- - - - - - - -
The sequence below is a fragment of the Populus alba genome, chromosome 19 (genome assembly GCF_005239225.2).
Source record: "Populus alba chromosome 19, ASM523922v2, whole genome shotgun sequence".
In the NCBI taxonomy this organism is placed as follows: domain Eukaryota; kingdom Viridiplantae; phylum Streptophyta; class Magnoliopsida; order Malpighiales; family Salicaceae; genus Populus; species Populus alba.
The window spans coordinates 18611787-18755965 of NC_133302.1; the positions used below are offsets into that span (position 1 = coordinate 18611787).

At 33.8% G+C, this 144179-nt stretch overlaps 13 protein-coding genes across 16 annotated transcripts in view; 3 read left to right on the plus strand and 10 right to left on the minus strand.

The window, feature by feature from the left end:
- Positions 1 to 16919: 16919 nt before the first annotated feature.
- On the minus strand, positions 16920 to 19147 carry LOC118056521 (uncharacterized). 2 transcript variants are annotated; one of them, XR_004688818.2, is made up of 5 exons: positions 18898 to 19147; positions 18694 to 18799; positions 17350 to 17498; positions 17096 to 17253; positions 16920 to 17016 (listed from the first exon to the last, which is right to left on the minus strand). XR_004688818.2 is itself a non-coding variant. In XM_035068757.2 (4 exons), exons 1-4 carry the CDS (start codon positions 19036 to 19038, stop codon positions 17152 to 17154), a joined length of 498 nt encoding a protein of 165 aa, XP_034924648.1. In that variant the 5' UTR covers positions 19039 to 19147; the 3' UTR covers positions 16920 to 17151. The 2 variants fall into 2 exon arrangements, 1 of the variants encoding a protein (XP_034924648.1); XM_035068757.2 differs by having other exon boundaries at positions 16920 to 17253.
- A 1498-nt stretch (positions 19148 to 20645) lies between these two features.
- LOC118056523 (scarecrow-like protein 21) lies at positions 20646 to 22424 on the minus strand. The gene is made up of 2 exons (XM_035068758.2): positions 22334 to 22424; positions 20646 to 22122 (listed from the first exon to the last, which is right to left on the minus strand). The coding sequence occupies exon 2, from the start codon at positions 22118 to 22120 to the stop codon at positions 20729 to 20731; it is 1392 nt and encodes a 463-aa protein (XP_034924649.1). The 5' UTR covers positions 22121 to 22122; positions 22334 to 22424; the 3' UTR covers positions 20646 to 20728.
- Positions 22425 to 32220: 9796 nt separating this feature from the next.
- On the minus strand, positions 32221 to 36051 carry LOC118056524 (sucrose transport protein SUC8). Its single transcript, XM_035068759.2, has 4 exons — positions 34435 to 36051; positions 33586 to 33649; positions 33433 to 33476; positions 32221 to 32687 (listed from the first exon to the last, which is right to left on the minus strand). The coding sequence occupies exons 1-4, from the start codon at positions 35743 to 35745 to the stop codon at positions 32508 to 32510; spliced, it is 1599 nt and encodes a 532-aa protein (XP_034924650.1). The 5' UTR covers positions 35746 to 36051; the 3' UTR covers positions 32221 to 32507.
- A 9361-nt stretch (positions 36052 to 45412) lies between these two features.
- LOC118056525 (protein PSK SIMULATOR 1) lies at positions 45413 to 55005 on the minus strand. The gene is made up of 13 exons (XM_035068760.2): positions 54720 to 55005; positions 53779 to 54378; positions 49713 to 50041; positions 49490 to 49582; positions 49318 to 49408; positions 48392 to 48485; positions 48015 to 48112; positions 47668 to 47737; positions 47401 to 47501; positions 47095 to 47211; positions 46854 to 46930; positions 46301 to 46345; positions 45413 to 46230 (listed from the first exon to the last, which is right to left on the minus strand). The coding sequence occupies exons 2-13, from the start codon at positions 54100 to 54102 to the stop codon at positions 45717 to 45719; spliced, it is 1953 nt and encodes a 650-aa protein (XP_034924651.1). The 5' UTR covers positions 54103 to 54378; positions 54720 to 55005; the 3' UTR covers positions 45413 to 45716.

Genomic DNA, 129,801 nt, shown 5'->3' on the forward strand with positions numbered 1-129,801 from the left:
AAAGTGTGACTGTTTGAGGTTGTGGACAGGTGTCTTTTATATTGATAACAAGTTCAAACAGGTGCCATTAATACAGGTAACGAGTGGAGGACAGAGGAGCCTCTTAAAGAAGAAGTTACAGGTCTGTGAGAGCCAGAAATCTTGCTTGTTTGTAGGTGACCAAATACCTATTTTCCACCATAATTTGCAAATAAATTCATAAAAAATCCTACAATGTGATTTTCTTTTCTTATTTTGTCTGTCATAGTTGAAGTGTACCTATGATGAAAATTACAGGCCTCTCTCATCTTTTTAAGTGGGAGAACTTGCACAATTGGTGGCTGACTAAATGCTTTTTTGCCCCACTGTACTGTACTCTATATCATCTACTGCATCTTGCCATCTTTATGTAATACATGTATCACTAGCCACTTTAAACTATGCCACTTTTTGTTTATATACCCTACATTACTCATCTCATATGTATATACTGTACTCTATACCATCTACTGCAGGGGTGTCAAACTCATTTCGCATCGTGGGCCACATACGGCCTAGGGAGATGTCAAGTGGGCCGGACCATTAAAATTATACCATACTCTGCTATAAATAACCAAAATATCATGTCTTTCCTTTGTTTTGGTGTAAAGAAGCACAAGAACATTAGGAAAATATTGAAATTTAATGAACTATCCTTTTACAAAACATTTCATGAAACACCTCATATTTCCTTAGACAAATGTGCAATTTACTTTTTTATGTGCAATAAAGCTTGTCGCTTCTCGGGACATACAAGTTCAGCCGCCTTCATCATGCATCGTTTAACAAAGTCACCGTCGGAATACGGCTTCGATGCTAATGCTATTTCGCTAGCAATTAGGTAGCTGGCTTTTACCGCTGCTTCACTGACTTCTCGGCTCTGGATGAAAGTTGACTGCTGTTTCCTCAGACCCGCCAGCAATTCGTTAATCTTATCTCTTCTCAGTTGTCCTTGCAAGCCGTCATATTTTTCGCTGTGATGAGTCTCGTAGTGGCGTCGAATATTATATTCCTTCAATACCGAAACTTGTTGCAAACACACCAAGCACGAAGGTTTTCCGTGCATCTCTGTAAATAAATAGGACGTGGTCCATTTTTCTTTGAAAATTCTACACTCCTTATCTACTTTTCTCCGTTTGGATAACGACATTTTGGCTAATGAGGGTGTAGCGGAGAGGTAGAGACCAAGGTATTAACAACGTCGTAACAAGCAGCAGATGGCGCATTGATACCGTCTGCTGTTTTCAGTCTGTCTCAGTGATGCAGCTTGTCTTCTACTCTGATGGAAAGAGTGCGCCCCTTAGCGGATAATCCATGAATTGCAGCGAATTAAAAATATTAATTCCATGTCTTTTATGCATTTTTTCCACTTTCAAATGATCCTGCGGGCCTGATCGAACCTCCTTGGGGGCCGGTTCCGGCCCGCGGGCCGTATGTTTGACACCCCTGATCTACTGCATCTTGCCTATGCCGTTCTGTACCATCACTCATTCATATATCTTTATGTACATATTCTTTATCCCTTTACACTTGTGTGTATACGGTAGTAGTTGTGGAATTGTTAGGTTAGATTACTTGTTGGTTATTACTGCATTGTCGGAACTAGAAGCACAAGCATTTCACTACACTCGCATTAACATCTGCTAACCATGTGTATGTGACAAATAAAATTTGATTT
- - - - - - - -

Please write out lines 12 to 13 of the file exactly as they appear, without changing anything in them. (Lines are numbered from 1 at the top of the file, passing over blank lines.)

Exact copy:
- On the minus strand, positions 32221 to 36051 carry LOC118056524 (sucrose transport protein SUC8). Its single transcript, XM_035068759.2, has 4 exons — positions 34435 to 36051; positions 33586 to 33649; positions 33433 to 33476; positions 32221 to 32687 (listed from the first exon to the last, which is right to left on the minus strand). The coding sequence occupies exons 1-4, from the start codon at positions 35743 to 35745 to the stop codon at positions 32508 to 32510; spliced, it is 1599 nt and encodes a 532-aa protein (XP_034924650.1). The 5' UTR covers positions 35746 to 36051; the 3' UTR covers positions 32221 to 32507.
- A 9361-nt stretch (positions 36052 to 45412) lies between these two features.